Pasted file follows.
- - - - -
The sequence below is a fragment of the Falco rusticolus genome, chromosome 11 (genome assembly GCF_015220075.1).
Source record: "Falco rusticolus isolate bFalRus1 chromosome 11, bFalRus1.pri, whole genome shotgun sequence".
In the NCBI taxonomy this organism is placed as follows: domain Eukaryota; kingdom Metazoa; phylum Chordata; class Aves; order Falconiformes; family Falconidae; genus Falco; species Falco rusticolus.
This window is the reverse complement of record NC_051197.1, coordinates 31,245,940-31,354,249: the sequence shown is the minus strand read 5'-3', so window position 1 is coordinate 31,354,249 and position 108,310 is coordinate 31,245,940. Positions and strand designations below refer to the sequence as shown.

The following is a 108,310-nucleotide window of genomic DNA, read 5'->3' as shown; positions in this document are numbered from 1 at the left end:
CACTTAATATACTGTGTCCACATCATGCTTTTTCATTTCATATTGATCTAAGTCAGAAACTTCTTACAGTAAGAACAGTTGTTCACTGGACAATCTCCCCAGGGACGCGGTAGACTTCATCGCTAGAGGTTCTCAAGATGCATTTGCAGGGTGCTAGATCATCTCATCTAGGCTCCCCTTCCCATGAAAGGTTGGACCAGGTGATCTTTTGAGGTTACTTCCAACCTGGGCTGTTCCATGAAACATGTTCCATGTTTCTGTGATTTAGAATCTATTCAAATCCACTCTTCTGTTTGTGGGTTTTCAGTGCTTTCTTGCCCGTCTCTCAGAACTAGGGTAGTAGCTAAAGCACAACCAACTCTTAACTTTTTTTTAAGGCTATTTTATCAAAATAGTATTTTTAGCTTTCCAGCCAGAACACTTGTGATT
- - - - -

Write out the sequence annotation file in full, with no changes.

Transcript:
The sequence below is a fragment of the Falco rusticolus genome, chromosome 11 (genome assembly GCF_015220075.1).
Source record: "Falco rusticolus isolate bFalRus1 chromosome 11, bFalRus1.pri, whole genome shotgun sequence".
In the NCBI taxonomy this organism is placed as follows: domain Eukaryota; kingdom Metazoa; phylum Chordata; class Aves; order Falconiformes; family Falconidae; genus Falco; species Falco rusticolus.
This window is the reverse complement of record NC_051197.1, coordinates 31,245,940-31,354,249: the sequence shown is the minus strand read 5'-3', so window position 1 is coordinate 31,354,249 and position 108,310 is coordinate 31,245,940. Positions and strand designations below refer to the sequence as shown.

The following is a 108,310-nucleotide window of genomic DNA, read 5'->3' as shown; positions in this document are numbered from 1 at the left end:
CACTTAATATACTGTGTCCACATCATGCTTTTTCATTTCATATTGATCTAAGTCAGAAACTTCTTACAGTAAGAACAGTTGTTCACTGGACAATCTCCCCAGGGACGCGGTAGACTTCATCGCTAGAGGTTCTCAAGATGCATTTGCAGGGTGCTAGATCATCTCATCTAGGCTCCCCTTCCCATGAAAGGTTGGACCAGGTGATCTTTTGAGGTTACTTCCAACCTGGGCTGTTCCATGAAACATGTTCCATGTTTCTGTGATTTAGAATCTATTCAAATCCACTCTTCTGTTTGTGGGTTTTCAGTGCTTTCTTGCCCGTCTCTCAGAACTAGGGTAGTAGCTAAAGCACAACCAACTCTTAACTTTTTTTTAAGGCTATTTTATCAAAATAGTATTTTTAGCTTTCCAGCCAGAACACTTGTGATT